What struck me was Wes’s seemingly never-ending well of compassion for those around him – readers of Humans of KCL will remember him writing about how he felt the pandemic had irreversibly changed the direction of his life. He had always been the ‘lawyer kid’ – the one who had a clear and direct path to a career in law – an unstoppable force. But with the pandemic ravaging the world, and another, arguably more deadly, force threatening the safety of his city, Wes was no longer sure of his path. Speaking to him, it was evident that he was living with only thoughts for the immediate future (such as writing a formative that was overdue, and spending time with his little sisters who were growing up so quickly). But this fear of falling, this uncertainty for his future, he attacked with purpose and an open mind. By arranging this safe space for his peers, Wes has imbibed the spirit of camaraderie he himself has needed which he has tried to foster and it has given him clarity. For example, the theme of the reflections for the Shelter this month is ‘how to die’ – seemingly counterintuitive, but Wes points out to me that it is only when we know how to die that we realise how we want to live. I take that in for some time; Wes shares that coming home has been bittersweet. Faced with the reality of the worsening political situation in Hong Kong, he shares that he has had to face many of his fears by imagining what he would do if they became real.
‘So much of what you’re afraid of is because you don’t know what to do,’ he says, ‘I used to be so scared, but now I’m okay.’
On Resilience and Returning
When asked about if he’s excited to come back to campus in January, Wes says it should be a break from the obligations he’s created for himself at home (we both laugh when I point out that he’s the only person I’ve met who’s referred to university work as a break). But it does make him anxious to leave. Although he is assured that the Shelter will continue to function without him (in true Wes fashion, the next few months have already been planned, and should run smoothly without him), his priorities have most certainly shifted. He hopes that this initiative can continue, and maybe even brought to London – the importance of having a safe space is not unique to the situation of the residents of Hong Kong – but as always with this pandemic, nothing can be set in stone. However, one thing is for certain: Wes, as well as many of our generation, have come to recognise that our wellbeing should be a priority and that we are not weak for doing so. We all need a safe space, a shelter, to remind us that life is not out there for us to achieve, and that sometimes, all we need is for someone to listen.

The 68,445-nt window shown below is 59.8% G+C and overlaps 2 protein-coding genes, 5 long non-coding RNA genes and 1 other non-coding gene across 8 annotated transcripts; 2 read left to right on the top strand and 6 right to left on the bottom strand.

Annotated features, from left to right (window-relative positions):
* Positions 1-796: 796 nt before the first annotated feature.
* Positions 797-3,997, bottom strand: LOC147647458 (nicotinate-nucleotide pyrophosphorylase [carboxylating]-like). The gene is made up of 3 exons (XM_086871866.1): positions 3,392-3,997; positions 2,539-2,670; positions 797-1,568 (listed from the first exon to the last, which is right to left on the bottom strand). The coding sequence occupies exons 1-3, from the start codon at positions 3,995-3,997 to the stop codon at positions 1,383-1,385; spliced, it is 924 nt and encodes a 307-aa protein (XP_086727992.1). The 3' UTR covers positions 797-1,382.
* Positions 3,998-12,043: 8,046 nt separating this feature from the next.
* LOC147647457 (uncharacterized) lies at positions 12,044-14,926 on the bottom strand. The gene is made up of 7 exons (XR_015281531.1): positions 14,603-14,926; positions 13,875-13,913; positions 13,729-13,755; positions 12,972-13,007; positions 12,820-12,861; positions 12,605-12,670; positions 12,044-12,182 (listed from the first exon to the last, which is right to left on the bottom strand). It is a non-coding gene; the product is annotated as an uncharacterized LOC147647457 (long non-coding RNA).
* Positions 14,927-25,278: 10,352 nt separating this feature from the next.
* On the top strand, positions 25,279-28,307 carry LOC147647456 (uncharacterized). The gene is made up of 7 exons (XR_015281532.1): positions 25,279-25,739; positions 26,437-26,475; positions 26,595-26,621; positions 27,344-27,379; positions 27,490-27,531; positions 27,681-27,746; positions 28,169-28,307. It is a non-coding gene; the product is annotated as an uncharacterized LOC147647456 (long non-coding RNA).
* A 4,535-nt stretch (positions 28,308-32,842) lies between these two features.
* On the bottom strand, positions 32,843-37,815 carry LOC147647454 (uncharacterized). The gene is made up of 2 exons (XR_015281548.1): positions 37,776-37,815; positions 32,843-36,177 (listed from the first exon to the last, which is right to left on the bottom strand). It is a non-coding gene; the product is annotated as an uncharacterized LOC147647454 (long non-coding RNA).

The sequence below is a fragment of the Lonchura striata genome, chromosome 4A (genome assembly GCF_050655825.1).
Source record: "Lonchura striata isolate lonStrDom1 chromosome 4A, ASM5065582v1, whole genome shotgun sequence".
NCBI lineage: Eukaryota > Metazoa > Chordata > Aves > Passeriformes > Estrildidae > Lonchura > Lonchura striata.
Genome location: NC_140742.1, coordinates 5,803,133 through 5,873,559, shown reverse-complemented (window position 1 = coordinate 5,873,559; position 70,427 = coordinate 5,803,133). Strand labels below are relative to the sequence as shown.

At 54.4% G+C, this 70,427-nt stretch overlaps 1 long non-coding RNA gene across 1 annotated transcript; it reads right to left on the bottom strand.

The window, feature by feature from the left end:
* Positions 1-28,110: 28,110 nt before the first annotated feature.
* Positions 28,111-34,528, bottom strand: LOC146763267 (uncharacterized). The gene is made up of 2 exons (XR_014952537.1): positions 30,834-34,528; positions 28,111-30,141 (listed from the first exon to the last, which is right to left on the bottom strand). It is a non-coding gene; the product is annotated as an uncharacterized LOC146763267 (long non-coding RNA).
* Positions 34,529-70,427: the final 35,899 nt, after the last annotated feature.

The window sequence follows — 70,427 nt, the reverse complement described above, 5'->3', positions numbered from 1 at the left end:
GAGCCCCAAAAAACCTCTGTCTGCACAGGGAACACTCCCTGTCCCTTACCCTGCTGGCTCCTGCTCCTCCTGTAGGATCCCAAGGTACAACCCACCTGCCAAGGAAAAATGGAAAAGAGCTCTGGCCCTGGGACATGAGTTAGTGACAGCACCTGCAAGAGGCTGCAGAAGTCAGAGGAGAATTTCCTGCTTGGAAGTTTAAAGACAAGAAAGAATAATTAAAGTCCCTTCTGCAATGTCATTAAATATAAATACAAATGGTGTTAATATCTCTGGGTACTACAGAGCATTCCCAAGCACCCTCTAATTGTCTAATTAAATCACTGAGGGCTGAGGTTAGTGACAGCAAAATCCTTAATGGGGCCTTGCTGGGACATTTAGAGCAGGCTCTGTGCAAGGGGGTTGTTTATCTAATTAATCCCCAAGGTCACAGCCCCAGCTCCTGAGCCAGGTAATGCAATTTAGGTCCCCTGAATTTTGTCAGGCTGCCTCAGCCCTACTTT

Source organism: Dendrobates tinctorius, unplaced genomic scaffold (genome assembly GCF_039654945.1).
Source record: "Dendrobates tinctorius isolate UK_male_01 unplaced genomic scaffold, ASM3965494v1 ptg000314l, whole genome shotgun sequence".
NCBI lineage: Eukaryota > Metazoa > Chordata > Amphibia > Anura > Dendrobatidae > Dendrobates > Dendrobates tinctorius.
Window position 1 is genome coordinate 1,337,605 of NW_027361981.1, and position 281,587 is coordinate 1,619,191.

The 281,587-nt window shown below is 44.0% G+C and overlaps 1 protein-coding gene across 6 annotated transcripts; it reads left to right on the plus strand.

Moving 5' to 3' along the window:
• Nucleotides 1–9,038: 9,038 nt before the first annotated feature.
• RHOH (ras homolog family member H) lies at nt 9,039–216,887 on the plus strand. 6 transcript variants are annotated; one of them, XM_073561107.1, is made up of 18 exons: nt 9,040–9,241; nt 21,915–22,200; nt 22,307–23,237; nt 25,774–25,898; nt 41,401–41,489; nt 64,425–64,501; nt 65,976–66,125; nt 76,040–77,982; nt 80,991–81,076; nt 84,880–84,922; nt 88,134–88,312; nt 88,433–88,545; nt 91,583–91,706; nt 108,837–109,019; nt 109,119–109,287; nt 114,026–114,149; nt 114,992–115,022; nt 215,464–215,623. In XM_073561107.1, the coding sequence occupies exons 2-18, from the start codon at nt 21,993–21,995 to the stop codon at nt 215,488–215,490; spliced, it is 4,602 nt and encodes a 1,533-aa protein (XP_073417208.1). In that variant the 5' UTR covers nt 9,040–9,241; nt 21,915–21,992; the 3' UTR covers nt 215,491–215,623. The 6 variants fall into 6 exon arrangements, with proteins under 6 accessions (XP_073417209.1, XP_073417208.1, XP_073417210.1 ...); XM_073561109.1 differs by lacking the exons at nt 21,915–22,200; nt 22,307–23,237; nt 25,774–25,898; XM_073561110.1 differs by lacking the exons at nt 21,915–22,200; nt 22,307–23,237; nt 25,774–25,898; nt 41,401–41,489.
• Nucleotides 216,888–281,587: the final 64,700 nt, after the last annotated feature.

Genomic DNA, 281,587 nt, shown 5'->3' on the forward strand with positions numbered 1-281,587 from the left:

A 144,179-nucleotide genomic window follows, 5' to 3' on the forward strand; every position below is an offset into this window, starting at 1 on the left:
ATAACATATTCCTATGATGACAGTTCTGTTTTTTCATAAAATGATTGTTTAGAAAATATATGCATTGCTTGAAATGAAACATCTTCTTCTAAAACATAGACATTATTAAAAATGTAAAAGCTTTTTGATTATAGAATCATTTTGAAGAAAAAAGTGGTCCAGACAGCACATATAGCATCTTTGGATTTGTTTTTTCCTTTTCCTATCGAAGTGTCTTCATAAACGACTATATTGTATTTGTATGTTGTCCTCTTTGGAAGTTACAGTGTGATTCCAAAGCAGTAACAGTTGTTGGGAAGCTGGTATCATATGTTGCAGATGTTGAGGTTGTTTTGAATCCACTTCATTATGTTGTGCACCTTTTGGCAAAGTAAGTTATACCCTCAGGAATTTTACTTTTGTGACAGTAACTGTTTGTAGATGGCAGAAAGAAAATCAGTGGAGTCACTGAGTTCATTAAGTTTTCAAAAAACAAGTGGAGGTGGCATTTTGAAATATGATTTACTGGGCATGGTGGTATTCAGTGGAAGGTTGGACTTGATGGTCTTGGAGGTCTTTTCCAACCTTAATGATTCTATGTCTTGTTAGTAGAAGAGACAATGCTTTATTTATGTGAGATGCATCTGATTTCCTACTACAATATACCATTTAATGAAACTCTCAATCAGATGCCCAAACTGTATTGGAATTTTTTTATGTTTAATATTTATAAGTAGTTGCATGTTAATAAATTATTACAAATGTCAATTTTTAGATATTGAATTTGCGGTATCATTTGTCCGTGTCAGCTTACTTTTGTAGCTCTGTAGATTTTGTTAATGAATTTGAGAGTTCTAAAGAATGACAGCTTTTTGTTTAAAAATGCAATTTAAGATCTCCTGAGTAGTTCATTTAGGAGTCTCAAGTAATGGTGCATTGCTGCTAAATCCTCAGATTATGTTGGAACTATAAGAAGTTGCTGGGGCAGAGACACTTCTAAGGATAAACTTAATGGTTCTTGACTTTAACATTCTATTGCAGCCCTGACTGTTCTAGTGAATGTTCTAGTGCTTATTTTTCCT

Similarly to India, in Ukraine, despite some positive changes, democracy is still being threatened by inappropriate anti-corruption measures and police interventions, and the persecution of minority groups, journalists and activists, making it a transitioning democracy.
Marijuana Business: Economic Effects of Interplay between the US Administrative Agencies to Regulate the Marijuana Industry
The US government is not backing off nor are the marijuana-related businesses (MRBs). Despite the prohibitions enumerated under the Controlled Substance Act of 1970 (CSA), the number of MRBs grew by 30% to 157,590 by June 2021 from 118,767 in September 2020.